For me, I want to know that the parent will provide what I think is an appropriate level of supervision (and my view may be skewed younger because my DS is only 5 and just beginning to have playdates). In going to birthday parties, I've observed some parenting styles that I just wouldn't want my kid to have to handle on his own (excessive berating, letting their kid wander off near roads or pools, etc.).

I realize I won't always have the luxury of control, and that's fine, but while he's very young and new to the whole playdate thing, I'm okay with being picky about where he goes.
post #9 of 16
Quote:
Originally Posted by limabean View Post
For me, I want to know that the parent will provide what I think is an appropriate level of supervision (and my view may be skewed younger because my DS is only 5 and just beginning to have playdates). In going to birthday parties, I've observed some parenting styles that I just wouldn't want my kid to have to handle on his own (excessive berating, letting their kid wander off near roads or pools, etc.).

I realize I won't always have the luxury of control, and that's fine, but while he's very young and new to the whole playdate thing, I'm okay with being picky about where he goes.
I also have a 5 y/o and agree w/ this. TV, video/computer games, ideas of appropriate language/behavior--don't even get me started on food! If I don't know the family, I have no idea if their idea of a supervised playdate meshes w/ mine.
post #10 of 16
It isn't a playdate to me if the kid gets dropped off and the parents leave. To me, that's babysitting.

I met some parents at my daughter's preschool, and the ones I bonded with, and my child enjoyed being around, we made playdates. Thankfully, we've gotten along, and had a lot of fun. But I would never drop my child off and drive away. Not at this stage.
post #11 of 16
Quote:
It isn't a playdate to me if the kid gets dropped off and the parents leave. To me, that's babysitting.
I just have to say, this is definitely not true as your child moves into elementary school. Kids enjoy playing together and they develop relationships outside of the parents.
-e
post #12 of 16
Thread Starter 
This is definitely true. And that's when we have to start letting them go (little by little). It's hard...

Quote:
Originally Posted by LuckyMommaToo View Post
I just have to say, this is definitely not true as your child moves into elementary school. Kids enjoy playing together and they develop relationships outside of the parents.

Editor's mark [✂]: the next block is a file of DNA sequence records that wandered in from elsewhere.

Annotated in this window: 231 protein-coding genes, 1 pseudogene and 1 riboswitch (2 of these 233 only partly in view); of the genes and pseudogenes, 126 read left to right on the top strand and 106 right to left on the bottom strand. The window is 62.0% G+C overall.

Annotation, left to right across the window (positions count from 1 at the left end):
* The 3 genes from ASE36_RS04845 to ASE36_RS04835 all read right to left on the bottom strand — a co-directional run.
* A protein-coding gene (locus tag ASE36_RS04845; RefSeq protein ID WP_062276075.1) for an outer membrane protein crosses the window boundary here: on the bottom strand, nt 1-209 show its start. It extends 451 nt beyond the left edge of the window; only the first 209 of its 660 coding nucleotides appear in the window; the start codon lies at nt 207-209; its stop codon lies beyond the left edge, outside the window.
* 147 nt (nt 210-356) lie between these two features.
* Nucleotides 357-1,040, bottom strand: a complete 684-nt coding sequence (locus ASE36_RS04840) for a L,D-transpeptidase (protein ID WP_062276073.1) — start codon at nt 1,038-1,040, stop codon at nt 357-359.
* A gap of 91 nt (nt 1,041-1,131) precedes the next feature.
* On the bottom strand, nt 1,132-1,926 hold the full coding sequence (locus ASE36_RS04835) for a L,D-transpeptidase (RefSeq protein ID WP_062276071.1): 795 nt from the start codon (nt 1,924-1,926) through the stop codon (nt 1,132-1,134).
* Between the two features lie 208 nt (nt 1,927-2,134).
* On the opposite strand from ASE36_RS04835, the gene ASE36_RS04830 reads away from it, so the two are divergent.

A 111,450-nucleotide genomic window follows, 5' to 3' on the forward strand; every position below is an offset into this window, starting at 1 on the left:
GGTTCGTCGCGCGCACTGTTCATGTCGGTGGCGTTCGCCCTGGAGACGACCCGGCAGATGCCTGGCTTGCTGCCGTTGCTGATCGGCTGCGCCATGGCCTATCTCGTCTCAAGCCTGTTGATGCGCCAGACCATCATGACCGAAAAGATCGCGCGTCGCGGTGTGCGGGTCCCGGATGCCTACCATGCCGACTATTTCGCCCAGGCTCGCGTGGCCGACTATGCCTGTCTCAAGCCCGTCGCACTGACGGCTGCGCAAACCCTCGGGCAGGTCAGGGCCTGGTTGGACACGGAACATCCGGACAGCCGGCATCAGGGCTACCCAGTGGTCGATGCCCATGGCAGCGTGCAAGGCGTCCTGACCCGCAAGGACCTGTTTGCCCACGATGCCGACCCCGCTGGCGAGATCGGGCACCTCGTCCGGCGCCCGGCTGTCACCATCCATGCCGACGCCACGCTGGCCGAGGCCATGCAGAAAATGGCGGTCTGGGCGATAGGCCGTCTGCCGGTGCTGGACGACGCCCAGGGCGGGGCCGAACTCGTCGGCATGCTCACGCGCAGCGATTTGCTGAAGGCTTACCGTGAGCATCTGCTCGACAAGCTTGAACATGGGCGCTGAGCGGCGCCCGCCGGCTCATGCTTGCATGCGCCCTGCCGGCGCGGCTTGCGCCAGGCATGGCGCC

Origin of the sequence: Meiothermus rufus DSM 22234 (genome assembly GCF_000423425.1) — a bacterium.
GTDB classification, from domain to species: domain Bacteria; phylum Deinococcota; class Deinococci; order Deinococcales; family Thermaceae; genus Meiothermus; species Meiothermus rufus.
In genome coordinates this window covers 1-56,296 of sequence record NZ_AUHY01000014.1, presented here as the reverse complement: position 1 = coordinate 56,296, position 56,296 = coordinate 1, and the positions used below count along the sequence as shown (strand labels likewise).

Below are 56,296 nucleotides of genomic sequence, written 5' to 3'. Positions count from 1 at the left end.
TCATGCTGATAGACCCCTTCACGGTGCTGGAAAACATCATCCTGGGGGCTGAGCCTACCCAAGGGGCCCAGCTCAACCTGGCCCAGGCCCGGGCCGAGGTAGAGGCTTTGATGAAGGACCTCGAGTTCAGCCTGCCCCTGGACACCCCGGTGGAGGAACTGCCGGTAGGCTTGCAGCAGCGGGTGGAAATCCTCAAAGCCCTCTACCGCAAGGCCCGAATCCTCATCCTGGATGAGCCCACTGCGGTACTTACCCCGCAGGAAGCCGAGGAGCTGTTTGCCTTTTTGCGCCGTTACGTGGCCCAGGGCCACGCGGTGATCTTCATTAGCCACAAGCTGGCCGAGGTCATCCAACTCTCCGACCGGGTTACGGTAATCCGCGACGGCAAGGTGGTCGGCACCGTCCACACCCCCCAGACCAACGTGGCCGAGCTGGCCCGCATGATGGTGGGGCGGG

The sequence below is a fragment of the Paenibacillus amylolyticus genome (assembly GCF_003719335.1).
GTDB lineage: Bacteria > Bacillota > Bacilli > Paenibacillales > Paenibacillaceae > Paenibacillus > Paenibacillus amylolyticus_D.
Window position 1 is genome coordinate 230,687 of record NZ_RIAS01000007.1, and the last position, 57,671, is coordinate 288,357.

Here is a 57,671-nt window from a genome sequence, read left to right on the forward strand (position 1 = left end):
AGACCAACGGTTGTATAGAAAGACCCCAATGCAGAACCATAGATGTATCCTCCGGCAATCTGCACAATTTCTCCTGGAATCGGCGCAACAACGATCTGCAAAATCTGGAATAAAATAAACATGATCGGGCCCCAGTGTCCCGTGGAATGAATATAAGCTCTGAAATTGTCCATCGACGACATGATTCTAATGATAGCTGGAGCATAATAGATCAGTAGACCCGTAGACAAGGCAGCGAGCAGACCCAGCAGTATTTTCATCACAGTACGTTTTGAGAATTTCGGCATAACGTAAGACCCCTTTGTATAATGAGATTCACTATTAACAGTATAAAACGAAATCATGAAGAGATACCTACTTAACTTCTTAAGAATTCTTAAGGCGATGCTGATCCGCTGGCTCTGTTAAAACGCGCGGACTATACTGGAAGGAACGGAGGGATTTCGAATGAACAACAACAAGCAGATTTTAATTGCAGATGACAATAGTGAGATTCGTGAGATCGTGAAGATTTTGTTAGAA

-e
post #13 of 16
I'm so glad that I found this thread here! My 6yo dd is crossing over from playdates with me and the other mom present to drop off playdates. So far she's had one, but the first time we all had the playdate together.

I don't know what I'll do yet when she's invited somewhere and I don't know the parent well. I suppose I will just have to be up front and tell the parent that I have to spend some time with her/him before the first playdate. I'm always afraid of offending people, but I don't plan on being rude, I want to befriend the parents somewhat and establish a rapport with them.

I like the suggestion of the phone card - I need to tell my dd to call me if she needs to.
post #14 of 16
Quote:
Originally Posted by MissNo View Post
It isn't a playdate to me if the kid gets dropped off and the parents leave. To me, that's babysitting.
Not true by elementary (later kindergarten/1st grade). I would honestly feel as though I were babysitting the mom or dad if I had to have a "playdate" that the other kid's parents sat in on!

It's one thing if a friend comes over with her kids, but, by this stage (DS is 7) he has made his own friends and, while he will play with the kids of my friends, they go to different schools, are slightly younger, and/or they just don't click as much.

I have no need to be entertained by someone I don't know and I certainly don't want to entertain someone I don't know just so I can check them out or so they can check me out.

If I were to have any doubt or suspicion, then DS just wouldn't go to that kid's house and we'd invite him here instead. Otherwise, I feel confident enough that he'll be fine, he knows what he needs to know if a situation is uncomfortable, and he can always come home if he's not having a good time (we live in a neighborhood that is very walk/bike friendly)
post #15 of 16
we solve this by having the first playdate at the park where the mom chats and the children play.

or i go ask the mom and in the process of asking i get to know her a little bit. i grab every chance i get. i ask other moms if they know the mom's family.

but usually i know every child in my dd's class. i know the general background of the type of houses the children come from. and i trust. my instincts as well as my dd's instincts. there are not that many kids my dd can have playdates with as most of the parents work and their weekends are busy too.
post #16 of 16
Thread Starter 
I think this is key.

[QUOTE=DariusMom;15548954]
If I were to have any doubt or suspicion, then DS just wouldn't go to that kid's house and we'd invite him here instead.